Familiarity is one of the principal reasons that Llandudno-based operator Alpine Travel placed its ninth Mercedes-Benz Tourismo into service this week, complete with a 20-plate registration.
The new coach is a 13m Tourismo M/2. While it is not PSVAR compliant, it comes with a lift and space for two wheelchair users. Upgrading it to gain PSVAR certification would not be difficult, which illustrates another reason why Alpine sticks with the Tourismo: The type’s versatility.
Because of that, a second identical Tourismo has been ordered for delivery at the end of 2020.
Alpine Travel had previously lacked a permanent front-line accessible coach, but the purchase of Abacab of Conwy and experience with a loaned lift-equipped Tourismo last year convinced MD Chris Owens to tick the box this time around.
“As a tour coach, I don’t want a destination display in the windscreen affecting passengers’ views. But I had spoken to another operator that runs accessible coaches and was told that they are a worthwhile addition. It is also the right thing to do; I felt we should have one in our fleet.”
The newcomer is not a stock coach. It has been built to Alpine’s specification. The coach comes with 53 Luxline seats, with red trim within their padded flaps. Red also features on the undersides of the luggage racks and on the curtains, complementing Alpine’s bold brand for its core fleet.
Branding is key for Alpine Travel
That brand was introduced in 2017. It complements a largely white fleet used on contract work, and a blue scheme for the higher-end Jones Holidays arm. Vehicles used on former Abacab duties are in silver.
Although that set of liveries is diverse, a dragon motif is common across all of them. Executing such a rebrand was an expensive process, but it was through first working with Jones Holidays, and later purchasing that business, that Alpine turned fully towards the Tourismo for full-size coaches.
“We were using a small number of Tourismos on the Jones work. Passenger feedback forms showed us that customers almost always rated the quality of the coach as excellent,” says Chris.
While Alpine looks after its fleet entirely in-house, it finds that the service provided by Mercedes-Benz dealers in both Deeside and Manchester is good when it is needed.
Like any coach, the Tourismo has the odd foible that needs to be monitored. Having such a number of the type in its fleet allows engineers to become familiar with those idiosyncrasies and for them to know what to keep an eye on.
Fleet consistency is also important for drivers, says Chris. He notes that today’s coaches employ a high degree of technology. For drivers to be able to both use it correctly and get the best from it, they need to be familiar with what it is and what it does.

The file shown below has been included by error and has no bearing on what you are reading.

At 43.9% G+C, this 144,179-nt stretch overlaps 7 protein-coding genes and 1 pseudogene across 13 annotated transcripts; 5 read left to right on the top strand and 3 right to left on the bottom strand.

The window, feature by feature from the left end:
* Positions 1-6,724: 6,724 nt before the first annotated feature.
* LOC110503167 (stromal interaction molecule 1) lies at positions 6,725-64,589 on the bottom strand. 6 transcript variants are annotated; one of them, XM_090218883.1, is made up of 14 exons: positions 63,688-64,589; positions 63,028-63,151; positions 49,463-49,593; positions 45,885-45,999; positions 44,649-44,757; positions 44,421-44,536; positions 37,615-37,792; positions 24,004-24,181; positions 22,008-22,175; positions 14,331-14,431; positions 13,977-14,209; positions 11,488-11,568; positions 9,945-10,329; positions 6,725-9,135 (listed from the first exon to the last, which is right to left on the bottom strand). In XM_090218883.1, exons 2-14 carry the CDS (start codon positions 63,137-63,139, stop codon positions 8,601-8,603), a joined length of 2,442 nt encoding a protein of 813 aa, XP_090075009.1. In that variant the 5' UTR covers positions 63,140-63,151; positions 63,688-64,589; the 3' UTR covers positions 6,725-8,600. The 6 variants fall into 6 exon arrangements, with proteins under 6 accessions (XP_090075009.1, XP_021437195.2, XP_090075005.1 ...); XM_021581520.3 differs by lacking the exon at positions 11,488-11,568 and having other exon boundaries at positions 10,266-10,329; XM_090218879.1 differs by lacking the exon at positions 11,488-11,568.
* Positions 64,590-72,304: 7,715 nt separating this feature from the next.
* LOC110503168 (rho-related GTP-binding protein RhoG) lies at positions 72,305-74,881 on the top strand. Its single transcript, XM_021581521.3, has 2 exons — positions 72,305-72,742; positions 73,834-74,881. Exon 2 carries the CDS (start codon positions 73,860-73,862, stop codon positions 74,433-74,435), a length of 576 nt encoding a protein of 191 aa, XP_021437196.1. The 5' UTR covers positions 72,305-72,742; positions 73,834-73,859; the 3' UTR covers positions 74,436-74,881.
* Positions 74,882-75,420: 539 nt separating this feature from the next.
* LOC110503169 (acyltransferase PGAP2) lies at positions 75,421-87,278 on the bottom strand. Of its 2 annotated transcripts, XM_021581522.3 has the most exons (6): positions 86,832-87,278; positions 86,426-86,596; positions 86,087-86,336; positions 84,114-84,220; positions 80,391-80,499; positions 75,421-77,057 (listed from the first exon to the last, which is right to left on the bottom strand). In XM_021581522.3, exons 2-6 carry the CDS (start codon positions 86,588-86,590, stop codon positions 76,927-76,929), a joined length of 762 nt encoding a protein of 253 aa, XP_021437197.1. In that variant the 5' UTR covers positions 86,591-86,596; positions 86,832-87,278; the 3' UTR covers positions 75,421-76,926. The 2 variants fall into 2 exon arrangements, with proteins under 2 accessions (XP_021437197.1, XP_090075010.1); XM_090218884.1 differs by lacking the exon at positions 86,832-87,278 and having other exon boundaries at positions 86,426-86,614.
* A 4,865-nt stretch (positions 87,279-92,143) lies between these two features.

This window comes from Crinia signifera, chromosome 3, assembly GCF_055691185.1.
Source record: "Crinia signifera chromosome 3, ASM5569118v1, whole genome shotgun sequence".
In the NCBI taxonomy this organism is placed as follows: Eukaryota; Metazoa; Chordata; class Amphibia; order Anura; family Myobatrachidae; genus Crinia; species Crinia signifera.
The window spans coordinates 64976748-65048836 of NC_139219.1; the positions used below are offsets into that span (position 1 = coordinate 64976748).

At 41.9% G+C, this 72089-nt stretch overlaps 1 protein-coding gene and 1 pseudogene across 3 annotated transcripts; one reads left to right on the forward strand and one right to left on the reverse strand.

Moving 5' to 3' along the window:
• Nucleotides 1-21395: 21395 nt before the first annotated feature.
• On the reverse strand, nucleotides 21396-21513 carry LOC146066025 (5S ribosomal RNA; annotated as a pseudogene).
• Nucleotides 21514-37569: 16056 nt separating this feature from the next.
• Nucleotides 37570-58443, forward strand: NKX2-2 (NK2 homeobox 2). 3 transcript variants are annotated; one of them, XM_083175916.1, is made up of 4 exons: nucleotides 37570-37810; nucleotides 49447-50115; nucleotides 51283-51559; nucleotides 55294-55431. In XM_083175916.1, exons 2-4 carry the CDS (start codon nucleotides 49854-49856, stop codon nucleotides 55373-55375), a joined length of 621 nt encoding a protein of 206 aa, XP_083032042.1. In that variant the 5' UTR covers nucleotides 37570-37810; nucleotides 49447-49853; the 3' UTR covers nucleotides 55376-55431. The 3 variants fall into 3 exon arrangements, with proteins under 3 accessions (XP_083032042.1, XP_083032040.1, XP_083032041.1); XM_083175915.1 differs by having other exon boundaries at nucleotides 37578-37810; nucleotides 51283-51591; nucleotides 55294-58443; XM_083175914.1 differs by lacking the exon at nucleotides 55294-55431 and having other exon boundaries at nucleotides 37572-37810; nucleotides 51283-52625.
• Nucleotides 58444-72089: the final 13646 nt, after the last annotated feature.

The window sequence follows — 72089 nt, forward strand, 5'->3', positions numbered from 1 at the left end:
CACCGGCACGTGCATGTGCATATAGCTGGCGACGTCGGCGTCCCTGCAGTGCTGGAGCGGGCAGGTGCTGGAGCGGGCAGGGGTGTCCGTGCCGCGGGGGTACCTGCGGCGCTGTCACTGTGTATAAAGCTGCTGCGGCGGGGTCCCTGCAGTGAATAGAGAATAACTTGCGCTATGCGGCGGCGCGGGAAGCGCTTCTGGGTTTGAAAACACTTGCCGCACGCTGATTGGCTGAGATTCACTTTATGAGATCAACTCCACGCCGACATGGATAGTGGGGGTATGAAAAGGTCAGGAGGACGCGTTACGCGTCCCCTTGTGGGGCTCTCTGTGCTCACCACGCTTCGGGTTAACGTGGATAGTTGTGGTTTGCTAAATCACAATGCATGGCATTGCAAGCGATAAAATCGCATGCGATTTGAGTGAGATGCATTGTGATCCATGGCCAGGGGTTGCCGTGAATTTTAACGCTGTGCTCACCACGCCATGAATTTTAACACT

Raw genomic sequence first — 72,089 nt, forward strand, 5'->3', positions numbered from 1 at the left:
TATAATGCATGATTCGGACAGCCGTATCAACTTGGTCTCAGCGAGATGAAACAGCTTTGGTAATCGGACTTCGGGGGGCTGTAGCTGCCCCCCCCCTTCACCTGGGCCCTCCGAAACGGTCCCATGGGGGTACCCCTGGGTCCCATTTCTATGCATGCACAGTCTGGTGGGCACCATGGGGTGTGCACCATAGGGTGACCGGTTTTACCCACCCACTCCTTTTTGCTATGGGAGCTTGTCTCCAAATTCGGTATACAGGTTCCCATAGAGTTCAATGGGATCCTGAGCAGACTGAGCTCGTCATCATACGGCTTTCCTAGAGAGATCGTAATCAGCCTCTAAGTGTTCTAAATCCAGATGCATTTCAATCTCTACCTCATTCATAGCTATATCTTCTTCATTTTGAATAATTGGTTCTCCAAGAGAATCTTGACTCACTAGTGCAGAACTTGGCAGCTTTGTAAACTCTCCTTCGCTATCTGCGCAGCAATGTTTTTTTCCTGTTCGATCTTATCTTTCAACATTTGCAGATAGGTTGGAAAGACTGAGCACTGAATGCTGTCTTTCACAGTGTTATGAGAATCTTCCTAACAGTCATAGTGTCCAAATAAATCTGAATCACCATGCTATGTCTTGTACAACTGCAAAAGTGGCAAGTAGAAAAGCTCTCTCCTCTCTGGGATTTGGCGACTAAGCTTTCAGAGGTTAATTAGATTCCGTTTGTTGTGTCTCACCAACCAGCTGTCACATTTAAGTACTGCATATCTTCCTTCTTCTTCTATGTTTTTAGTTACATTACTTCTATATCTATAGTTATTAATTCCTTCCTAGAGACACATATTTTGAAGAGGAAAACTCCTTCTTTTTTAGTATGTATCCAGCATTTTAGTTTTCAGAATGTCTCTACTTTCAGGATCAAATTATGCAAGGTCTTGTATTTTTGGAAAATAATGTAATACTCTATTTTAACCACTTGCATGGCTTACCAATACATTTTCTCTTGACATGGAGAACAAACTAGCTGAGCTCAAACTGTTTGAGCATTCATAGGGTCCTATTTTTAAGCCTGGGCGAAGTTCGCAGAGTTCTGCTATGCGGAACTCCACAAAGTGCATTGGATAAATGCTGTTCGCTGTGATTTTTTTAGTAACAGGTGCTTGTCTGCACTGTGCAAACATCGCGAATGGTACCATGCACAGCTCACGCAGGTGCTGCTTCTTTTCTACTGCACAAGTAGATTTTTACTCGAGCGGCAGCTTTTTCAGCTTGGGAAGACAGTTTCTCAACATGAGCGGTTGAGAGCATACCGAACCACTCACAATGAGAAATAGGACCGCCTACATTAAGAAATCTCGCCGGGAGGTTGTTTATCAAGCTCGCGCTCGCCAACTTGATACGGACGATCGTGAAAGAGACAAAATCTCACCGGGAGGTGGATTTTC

“It’s now very difficult to justify buying a new vehicle solely ‘on the deal’,” he says. “If an operator intends to run it for four or five years, most of which will be spent under warranty, that is one thing. Even then, I struggle to understand why it would buy a different vehicle type each year.”
Manufacturer’s backup delivers for loyal Tourismo customer
Like coaches, drivers at Alpine are expected to carry out a variety of work. The new Tourismo is well specified for that; its seats are well appointed, and they have good legroom. Additionally, those that are tracked are on quick-release fixings, so the coach can be reconfigured rapidly.
The lift occupies a full-width area at the front of the luggage bay. Even with it and a sunken toilet present, the baggage stowage capacity is more than ample. That is another aspect of the Tourismo that appeals to Alpine.
Consistency of internal appearance across model changes is a further positive. Alpine’s oldest Tourismos date from 2011. Barring the number plate, Chris says that it is rare for customers to notice any major difference between them.
On the road with the newcomer
routeone was able to drive Alpine’s new Tourismo on a short route in Llandudno.
As with any full-length two-axle coach its wheelbase quickly becomes apparent, but the driving experience is first-rate.
Alpine Travel has specified the eight-speed Powershift 3 automated manual gearbox.
It makes best use of the 10.7-litre OM 470 engine’s low-down torque. The tachometer routinely shows engine speeds of well below 1,000rpm when in urban areas, but driveability is not impaired by that.
The number of buttons and other controls on the dash of the Tourismo is substantial. That underlines Chris’s point about the importance of drivers being familiar with their coach.
In Alpine’s red livery and with its distinctive fleet name application, the futuristic Tourismo certainly conveys the right image.
Since introduction of the red livery, the operator has seen increases in several KPIs, not least among which is profitability. The right vehicle and the right brand are more important than ever. Alpine’s new Tourismo proves that.